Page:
German researchers have shown that the rewards of a healthy lifestyle include lowering the risk of suffering a stroke. They analyzed data from nearly 24,000 people and determined that those who maintain a healthy weight, don’t smoke, exercise regularly, consume alcohol only in moderation and eat a healthful diet rich in vegetables were less likely to have a stroke.

Smoking increased the risk of stroke dramatically. Former smokers did not have an elevated risk of stroke, so quitting is protective. Heavy drinking was also associated with a greater risk of strokes, as was excess weight, especially around the waist. The investigators suggest that 38 percent of strokes could be avoided by following the common-sense recommendations above.

[Stroke, online May 29, 2014]


The People’s Pharmacy perspective gently suggests that we should all listen to our grandmothers. In most cases, if we followed their advice, we would find the stroke prevention factors listed above would already be a natural part of our everyday living. 

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  1. Kate
    Pasadena
    Reply

    Hi. I’m having a moral dilemma: should I share my concern –which I believe would be unwelcome — or not? I believe that my wonderful daughter-in-law — The mother of my only wonderful grandson– is at risk for a stroke. Why? Her biological father has had severe problems with stroke and other, cardiovascular issues although he is still alive and able to talk and to move about the house at 70.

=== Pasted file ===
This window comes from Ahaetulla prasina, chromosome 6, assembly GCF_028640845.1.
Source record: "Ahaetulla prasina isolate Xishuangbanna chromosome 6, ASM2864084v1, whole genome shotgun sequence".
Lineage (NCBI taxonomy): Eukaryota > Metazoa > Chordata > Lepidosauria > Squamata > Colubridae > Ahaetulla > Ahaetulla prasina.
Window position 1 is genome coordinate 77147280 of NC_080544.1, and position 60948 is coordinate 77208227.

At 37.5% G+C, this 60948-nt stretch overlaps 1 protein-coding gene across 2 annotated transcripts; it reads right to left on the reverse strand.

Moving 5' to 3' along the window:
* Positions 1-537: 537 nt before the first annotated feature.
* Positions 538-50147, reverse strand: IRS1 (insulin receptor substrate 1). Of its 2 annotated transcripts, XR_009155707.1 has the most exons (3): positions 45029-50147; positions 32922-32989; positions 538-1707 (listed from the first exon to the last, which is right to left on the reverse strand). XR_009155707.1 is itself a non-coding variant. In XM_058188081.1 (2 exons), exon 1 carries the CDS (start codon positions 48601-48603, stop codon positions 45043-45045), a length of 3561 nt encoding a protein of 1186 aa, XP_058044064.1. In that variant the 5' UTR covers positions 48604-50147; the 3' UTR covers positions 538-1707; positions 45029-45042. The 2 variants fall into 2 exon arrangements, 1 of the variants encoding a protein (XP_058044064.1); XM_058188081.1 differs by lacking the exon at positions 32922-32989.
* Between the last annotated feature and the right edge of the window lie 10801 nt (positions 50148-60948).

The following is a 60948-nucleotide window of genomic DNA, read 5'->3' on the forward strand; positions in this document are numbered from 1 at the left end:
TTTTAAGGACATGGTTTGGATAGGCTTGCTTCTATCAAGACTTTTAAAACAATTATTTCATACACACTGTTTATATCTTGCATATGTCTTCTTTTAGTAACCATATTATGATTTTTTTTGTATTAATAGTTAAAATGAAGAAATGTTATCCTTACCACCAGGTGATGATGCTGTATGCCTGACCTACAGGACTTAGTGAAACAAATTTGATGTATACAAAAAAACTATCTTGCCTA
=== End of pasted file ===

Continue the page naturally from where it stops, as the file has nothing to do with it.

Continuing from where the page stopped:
I ran across a study in the NYTimes 2/11 “premature delivery is tied to heart risks in the mother”. Double the risk. She gave birth to a full term baby a month early without other complicating factors. She could lose 40-50 pounds a year and a half later and she drinks 2-3 glasses of wine at dinner (so do I :-(( but these are mentioned as being important for stroke.

    I am interested in health and nutrition. She sometimes takes offense as when I mention the sugar in products destined for the baby. Otherwise we get on well. I don’t know what to do. She might live to be old and healthy. Advice is welcome. Thanks.

  2. gw
    Reply

    Did the research study the blood pressures of the 24000 people? The data would be so much more valuable if it also analyzed blood pressures versus stroke likely hood for those living an otherwise healthy lifestyle.

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